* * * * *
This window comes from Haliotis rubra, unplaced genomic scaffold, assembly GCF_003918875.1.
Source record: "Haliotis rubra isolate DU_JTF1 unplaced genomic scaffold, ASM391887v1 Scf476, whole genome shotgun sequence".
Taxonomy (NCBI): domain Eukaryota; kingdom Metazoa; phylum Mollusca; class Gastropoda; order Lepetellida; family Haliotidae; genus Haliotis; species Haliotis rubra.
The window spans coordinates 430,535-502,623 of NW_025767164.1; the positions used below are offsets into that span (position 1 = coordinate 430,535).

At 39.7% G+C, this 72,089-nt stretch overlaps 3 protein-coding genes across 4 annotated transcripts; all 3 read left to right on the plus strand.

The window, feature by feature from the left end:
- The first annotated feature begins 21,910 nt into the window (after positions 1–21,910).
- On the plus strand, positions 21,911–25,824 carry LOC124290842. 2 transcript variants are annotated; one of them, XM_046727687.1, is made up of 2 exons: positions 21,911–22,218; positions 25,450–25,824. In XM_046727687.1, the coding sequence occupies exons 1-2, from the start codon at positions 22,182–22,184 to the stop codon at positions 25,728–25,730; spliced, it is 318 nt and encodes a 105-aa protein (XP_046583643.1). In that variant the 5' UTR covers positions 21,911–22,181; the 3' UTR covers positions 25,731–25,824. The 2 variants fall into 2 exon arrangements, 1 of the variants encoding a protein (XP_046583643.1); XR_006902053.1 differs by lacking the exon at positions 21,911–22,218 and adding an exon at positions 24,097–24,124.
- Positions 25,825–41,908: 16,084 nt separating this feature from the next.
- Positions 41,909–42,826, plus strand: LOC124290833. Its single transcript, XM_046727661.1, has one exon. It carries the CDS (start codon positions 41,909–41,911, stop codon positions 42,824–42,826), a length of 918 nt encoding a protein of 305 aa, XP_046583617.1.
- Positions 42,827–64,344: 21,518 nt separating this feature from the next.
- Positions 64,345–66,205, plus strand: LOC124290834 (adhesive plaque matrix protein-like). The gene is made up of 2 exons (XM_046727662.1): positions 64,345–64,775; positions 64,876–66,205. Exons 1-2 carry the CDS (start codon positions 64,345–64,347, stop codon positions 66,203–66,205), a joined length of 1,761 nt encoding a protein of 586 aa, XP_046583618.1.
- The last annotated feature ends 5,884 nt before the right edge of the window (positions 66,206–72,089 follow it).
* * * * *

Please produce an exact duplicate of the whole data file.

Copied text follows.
This window comes from Haliotis rubra, unplaced genomic scaffold, assembly GCF_003918875.1.
Source record: "Haliotis rubra isolate DU_JTF1 unplaced genomic scaffold, ASM391887v1 Scf476, whole genome shotgun sequence".
Taxonomy (NCBI): domain Eukaryota; kingdom Metazoa; phylum Mollusca; class Gastropoda; order Lepetellida; family Haliotidae; genus Haliotis; species Haliotis rubra.
The window spans coordinates 430,535-502,623 of NW_025767164.1; the positions used below are offsets into that span (position 1 = coordinate 430,535).

At 39.7% G+C, this 72,089-nt stretch overlaps 3 protein-coding genes across 4 annotated transcripts; all 3 read left to right on the plus strand.

The window, feature by feature from the left end:
- The first annotated feature begins 21,910 nt into the window (after positions 1–21,910).
- On the plus strand, positions 21,911–25,824 carry LOC124290842. 2 transcript variants are annotated; one of them, XM_046727687.1, is made up of 2 exons: positions 21,911–22,218; positions 25,450–25,824. In XM_046727687.1, the coding sequence occupies exons 1-2, from the start codon at positions 22,182–22,184 to the stop codon at positions 25,728–25,730; spliced, it is 318 nt and encodes a 105-aa protein (XP_046583643.1). In that variant the 5' UTR covers positions 21,911–22,181; the 3' UTR covers positions 25,731–25,824. The 2 variants fall into 2 exon arrangements, 1 of the variants encoding a protein (XP_046583643.1); XR_006902053.1 differs by lacking the exon at positions 21,911–22,218 and adding an exon at positions 24,097–24,124.
- Positions 25,825–41,908: 16,084 nt separating this feature from the next.
- Positions 41,909–42,826, plus strand: LOC124290833. Its single transcript, XM_046727661.1, has one exon. It carries the CDS (start codon positions 41,909–41,911, stop codon positions 42,824–42,826), a length of 918 nt encoding a protein of 305 aa, XP_046583617.1.
- Positions 42,827–64,344: 21,518 nt separating this feature from the next.
- Positions 64,345–66,205, plus strand: LOC124290834 (adhesive plaque matrix protein-like). The gene is made up of 2 exons (XM_046727662.1): positions 64,345–64,775; positions 64,876–66,205. Exons 1-2 carry the CDS (start codon positions 64,345–64,347, stop codon positions 66,203–66,205), a joined length of 1,761 nt encoding a protein of 586 aa, XP_046583618.1.
- The last annotated feature ends 5,884 nt before the right edge of the window (positions 66,206–72,089 follow it).